How’s your Saturday going? Good? I hope so. Anyway, Jon Heyman is trying to ruin it, and I’m going to help him with that:
Sources: #SFGiants will interview Gabe Kapler. SF baseball prez Farhan Zaidi loves him when they were together with #Dodgers— Jon Heyman (@JonHeyman) October 12, 2019
Yes, the Giants are going to talk with Gabe Kapler about their managerial opening. The Phillies fired Kapler on Thursday, after he compiled a 161-163 record for them as their manager. Before that, he was the Dodgers’ Director of Player Development, which is where Farhan Zaidi comes in; as Heyman says, Farhan “loves him” and would presumably like very much to work with Kapler again.
Andrew Baggarly of The Athletic brought up Kapler’s name (subscription required) before he was even fired, in a very “Read between the lines of what Farhan is saying” kind of way. When Farhan said:
“What we’ve seen with managers is that there’s a learning curve, not just within an individual managing experience, but a lot of times guys do better and have more traction their second time around because of the lessons that they’ve learned.”
Here’s what Baggarly took it to mean:
The subliminal message couldn’t have been clearer if Kevin Nealon sidled up next to you and whispered “Gabe Kapler Gabe Kapler Gabe Kapler Gabe Kapler” in your ear.
So we have a pretty good idea that Kapler has been one of Farhan’s targets for a while. And there are reasons that the hire wouldn’t be an unequivocally bad idea. With the Dodgers, Kapler got raves for his ability to work and communicate with players, his preparation, and his willingness to adopt unconventional methods to push the farm system to be its best. Those are important qualities for a team desperate for contributions from young players, and he’d certainly be a good bet to work well with Farhan.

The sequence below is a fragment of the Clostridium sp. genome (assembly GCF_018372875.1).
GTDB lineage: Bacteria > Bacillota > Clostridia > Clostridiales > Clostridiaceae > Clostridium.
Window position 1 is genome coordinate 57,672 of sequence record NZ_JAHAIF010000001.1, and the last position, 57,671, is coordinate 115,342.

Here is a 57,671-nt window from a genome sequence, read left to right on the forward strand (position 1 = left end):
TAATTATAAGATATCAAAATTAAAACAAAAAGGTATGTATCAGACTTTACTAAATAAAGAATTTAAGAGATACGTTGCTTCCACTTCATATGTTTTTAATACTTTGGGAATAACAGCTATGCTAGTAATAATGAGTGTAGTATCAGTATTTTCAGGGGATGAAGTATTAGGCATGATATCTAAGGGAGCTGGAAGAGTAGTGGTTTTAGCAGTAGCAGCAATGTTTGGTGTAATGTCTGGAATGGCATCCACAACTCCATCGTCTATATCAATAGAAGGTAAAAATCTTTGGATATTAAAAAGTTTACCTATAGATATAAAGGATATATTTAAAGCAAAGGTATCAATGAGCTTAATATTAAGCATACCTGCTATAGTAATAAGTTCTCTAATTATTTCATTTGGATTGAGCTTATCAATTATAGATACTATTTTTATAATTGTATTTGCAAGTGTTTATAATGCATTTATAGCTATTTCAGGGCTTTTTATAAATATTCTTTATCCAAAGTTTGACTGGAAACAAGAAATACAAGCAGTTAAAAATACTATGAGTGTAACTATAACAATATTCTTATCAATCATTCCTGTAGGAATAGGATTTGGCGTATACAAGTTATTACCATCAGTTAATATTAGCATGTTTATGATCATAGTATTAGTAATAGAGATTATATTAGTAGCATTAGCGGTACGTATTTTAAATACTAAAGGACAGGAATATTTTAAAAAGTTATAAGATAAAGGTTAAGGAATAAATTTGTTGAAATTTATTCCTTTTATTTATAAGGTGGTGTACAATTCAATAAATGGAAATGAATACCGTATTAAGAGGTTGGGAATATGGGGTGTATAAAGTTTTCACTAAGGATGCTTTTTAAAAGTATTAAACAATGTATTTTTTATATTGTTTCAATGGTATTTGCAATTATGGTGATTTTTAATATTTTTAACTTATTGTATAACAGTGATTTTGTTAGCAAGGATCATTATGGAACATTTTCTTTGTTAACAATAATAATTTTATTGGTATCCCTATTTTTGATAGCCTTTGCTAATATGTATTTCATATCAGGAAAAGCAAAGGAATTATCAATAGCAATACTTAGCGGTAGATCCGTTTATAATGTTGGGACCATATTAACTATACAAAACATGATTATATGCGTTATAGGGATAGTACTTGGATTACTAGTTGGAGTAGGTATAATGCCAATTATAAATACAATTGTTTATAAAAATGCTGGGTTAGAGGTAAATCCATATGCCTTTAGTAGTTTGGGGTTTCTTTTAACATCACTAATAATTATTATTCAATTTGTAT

With the Phillies, while Kapler (and pitching coach Chris Young) alienated the pitching staff, he had the support of Bryce Harper and JT Realmuto for his work in the clubhouse. And although the team had a disappointing 2019, that wasn’t entirely Kapler’s fault either; the Phillies were hit hard by injuries this year, and the front office didn’t bring in the depth required to weather the storm. When a manager has to put bad players in the game, the game tends to go badly, whether the manager is Gabe Kapler or John McGraw. The front office recognized that too; Phillies GM Matt Klentak, who did not get fired, advocated for Kapler to keep his job, only to be overruled by team owner John Middleton.
However, and you knew there was a big however coming, there are also a couple of flags that are fire engine red.
First off, let’s talk about Kapler alienating the pitching staff, which I casually dropped as an aside two paragraphs ago. As detailed by The Athletic’s Matt Gelb and Meghan Montemurro, Kapler, in his enthusiasm to embrace advanced stats, fired pitching coach Rick Kranitz after the 2018 season and promoted Chris Young. Young’s analytics-driven strategies did not work out, with the team dropping from 7th in the majors in FIP in 2018 to 24th in 2019. Kapler strongly advocated for Young, also fired on Thursday, who was ineffective and had a poor relationship with his pitching staff.
Kapler was also a central player in a Dodgers scandal that only became public after he was a year into his stint with the Phillies. In early 2015, a 17-year-old girl told Kapler in an email that she had gotten drunk with two Dodgers minor leaguers, and had later been physically assaulted by two women who were in a hotel room with them. The girl later told police that one of the Dodger players had sexually assaulted her in the hotel room
Kapler did not go to the police about the physical assault and insists that he was never told about the sexual assault. In February, he claimed to the Washington Post that he followed advice given by the team’s lawyer and HR department.
In all, it’s hard to see Gabe Kapler being the ideal manager of the future. But Farhan Zaidi knows him better than we do, and we’ll see soon enough if he taps Kapler to be his manager in San Francisco.